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April 12, 2019

Entering the Product-led Era: Why the Product is your Startup’s Go-to-Market

By Aggelos Mouzakitis

It is without a doubt that we are entering the product-led era.

The era in which the quality of your new product will be the #1 lever of growth for your business.

Simply put, bringing a new product to the market won’t be enough anymore.

The days of the marketing era or the sales era have long passed.

Building a high-quality product that offers a great customer experience is the most important aspect of growing business nowadays and having a go-to-market strategy (GTM strategy) that will succeed.

Also, the way to build long-term relationships with your clients has changed too.

If you want to learn more about the product-led era, keep reading.


Chapter 1: How Marketing Looked Like for Different Generations

Chapter 2: Entering the Product-First Era

Chapter 3: How to Build a Product-Driven Organization

Chapter 4: Final Thoughts

Chapter 1: How Marketing Looked Like for Different Generations

The first marketing efforts started the time of the industrial revolution.

Mass production raised the need for mass advertising.

This was the production era, where bringing a good product to the market was enough.

Everything had production orientation and everyone was focused on reducing the production costs and building products that satisfy target customers’ pain points to improve customer loyalty.

With mass production came mass advertising.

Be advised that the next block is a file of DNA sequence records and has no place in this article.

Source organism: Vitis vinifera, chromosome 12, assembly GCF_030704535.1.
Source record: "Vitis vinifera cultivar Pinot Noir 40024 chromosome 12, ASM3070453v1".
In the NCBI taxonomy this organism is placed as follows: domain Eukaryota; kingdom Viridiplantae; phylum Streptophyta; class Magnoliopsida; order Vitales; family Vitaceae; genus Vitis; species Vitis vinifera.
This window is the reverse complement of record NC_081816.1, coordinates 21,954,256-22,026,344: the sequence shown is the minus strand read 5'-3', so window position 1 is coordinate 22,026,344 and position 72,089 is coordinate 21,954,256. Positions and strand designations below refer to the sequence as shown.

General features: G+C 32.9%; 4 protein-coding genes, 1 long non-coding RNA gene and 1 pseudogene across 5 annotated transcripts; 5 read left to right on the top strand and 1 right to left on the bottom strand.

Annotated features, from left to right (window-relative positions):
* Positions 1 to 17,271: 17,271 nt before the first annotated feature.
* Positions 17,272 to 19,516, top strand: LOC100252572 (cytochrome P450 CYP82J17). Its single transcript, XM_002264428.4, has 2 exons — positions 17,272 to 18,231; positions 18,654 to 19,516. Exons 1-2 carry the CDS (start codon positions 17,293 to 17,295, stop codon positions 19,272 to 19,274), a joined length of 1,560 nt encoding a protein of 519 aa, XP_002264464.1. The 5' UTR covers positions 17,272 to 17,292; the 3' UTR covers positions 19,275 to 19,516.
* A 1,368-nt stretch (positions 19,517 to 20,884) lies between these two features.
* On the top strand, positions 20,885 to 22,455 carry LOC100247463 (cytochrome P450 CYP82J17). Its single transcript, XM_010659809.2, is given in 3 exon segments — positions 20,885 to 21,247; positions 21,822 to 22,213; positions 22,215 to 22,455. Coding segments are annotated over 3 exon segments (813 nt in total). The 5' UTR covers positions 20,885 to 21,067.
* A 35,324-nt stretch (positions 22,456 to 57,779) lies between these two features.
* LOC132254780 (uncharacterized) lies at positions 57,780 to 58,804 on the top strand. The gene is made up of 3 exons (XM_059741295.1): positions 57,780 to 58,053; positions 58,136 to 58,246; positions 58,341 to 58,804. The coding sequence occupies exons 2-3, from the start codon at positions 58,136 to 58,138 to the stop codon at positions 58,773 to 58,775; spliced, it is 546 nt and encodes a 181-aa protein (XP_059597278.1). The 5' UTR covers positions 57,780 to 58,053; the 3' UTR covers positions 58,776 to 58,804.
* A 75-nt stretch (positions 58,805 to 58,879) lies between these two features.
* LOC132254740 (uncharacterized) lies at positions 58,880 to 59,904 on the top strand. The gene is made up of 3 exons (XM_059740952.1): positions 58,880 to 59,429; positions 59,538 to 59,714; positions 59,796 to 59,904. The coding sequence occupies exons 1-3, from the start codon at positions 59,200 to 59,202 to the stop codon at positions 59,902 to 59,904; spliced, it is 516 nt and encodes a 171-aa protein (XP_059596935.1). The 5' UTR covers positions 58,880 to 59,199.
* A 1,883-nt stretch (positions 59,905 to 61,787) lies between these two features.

Simply put: someone had to buy all these products.

The ads, across the existing marketing channels, back at that time were based on two things:

  • Smart taglines,
  • Great copy.

These two things were enough to sell since target markets were not as educated they are today. 

Here are some ads from the 1920s and 1930s:

These first marketing and advertising efforts were very successful for one more reason: people were not exposed to the same number of ads and value propositions as they do today.

This means that they were more “open” to advertising messages, and more willing to listen to what companies have to say.

Back then, everything started with customer needs and ended up in creating smart ads that would get people to take action. Having a large advertising budget and a good agency was enough to give a competitive advantage. These days’ business plan was simple: Run some research, build it, sell it to the target audience.

Fast forward a couple of decades, companies were still using advertising as a way to reach consumers, and sell to them.

Here are some ads from the 1960s and 1970s:

Have no doubt about it: the ads of that time were truly ingenious. 

And, the fact that they were successful—in terms of revenue generation—makes them even more appealing.

Baby boomers were the generation mainly exposed in the ad messages of that time.

What is really interesting, is the fact that most baby boomers—people who were born between 1946 and 1964—feel nostalgic about the ads of that time.